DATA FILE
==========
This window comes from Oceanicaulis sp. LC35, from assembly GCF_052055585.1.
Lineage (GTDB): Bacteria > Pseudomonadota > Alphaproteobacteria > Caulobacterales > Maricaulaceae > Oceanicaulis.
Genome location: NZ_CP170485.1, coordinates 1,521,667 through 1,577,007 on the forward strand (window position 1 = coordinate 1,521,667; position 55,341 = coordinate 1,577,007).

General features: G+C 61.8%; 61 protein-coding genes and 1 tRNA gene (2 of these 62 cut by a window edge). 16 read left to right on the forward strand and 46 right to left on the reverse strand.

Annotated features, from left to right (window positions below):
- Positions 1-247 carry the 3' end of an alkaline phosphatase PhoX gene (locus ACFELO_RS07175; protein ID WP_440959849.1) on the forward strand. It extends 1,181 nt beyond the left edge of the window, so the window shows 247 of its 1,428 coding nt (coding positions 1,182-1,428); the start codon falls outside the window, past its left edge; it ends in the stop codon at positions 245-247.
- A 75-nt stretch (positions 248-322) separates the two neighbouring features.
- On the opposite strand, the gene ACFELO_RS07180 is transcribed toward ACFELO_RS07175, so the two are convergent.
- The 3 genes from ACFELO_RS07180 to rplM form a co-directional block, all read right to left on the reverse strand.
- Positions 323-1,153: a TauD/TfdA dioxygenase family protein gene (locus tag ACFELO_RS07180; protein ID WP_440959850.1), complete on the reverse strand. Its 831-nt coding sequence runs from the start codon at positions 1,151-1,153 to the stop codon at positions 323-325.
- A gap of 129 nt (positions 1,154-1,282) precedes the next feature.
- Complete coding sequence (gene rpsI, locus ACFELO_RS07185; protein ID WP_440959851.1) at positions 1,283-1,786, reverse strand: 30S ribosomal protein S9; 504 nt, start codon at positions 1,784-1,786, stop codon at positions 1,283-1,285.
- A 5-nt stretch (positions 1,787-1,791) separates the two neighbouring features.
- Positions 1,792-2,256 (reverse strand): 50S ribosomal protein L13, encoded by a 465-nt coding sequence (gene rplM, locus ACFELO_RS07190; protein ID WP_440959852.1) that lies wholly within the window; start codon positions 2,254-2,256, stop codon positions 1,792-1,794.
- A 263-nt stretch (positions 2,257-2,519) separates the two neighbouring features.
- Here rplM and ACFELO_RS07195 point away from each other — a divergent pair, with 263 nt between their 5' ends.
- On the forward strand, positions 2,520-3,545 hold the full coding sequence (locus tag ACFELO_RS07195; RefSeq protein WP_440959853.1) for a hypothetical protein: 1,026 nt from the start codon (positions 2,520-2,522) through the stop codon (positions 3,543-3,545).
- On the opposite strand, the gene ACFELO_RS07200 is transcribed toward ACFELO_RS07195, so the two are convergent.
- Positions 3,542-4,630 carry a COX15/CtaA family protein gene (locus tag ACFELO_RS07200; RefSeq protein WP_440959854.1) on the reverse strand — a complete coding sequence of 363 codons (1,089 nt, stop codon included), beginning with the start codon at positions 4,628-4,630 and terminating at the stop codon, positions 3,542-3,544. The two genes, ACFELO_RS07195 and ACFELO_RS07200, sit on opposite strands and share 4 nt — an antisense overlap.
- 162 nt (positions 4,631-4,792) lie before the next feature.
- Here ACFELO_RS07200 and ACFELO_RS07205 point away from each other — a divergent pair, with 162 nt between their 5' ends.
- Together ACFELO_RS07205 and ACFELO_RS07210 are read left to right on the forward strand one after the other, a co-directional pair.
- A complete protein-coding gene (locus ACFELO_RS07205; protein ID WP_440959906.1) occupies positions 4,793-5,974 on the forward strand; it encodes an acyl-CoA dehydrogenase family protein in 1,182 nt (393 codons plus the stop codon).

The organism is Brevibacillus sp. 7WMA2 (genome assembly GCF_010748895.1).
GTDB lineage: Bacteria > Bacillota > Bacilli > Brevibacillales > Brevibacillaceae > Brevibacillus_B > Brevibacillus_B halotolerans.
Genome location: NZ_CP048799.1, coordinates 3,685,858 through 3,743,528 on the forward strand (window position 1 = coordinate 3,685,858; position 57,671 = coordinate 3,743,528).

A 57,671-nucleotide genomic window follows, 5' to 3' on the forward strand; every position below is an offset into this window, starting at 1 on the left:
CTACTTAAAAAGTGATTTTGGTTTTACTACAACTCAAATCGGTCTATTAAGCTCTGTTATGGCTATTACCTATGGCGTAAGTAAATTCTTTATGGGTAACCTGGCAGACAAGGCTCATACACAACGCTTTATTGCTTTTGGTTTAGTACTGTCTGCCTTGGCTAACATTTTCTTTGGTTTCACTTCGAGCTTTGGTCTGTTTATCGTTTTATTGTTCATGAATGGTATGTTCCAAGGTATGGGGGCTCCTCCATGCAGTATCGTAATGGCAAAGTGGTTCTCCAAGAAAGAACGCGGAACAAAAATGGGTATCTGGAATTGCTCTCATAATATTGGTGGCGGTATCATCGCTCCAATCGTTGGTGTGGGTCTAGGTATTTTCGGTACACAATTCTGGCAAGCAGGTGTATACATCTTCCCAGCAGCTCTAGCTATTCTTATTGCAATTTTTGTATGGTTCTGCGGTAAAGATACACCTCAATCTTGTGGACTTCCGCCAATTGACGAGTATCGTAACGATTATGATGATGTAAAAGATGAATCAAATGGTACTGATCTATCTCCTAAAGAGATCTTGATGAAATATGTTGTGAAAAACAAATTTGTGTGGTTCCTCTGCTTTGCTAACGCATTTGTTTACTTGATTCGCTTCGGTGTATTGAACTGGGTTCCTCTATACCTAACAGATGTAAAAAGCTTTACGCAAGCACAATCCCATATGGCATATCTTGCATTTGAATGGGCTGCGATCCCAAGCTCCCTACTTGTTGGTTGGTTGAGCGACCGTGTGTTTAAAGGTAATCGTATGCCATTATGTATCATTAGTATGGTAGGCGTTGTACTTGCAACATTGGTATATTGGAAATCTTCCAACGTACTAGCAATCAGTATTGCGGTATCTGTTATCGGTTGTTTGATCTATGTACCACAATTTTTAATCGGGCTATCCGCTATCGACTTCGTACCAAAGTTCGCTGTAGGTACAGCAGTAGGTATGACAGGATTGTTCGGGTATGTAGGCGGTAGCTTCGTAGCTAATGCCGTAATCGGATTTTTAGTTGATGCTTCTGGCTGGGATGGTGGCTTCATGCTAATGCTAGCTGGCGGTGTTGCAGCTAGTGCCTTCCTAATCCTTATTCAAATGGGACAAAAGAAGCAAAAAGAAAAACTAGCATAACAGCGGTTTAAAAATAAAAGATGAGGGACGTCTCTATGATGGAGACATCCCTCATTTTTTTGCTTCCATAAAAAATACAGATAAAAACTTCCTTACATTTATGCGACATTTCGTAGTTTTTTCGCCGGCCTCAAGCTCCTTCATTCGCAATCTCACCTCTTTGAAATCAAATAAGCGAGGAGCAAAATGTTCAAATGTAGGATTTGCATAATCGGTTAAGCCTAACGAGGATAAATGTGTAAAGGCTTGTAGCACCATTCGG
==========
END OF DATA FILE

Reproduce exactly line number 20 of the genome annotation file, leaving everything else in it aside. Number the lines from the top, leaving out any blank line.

- 162 nt (positions 4,631-4,792) lie before the next feature.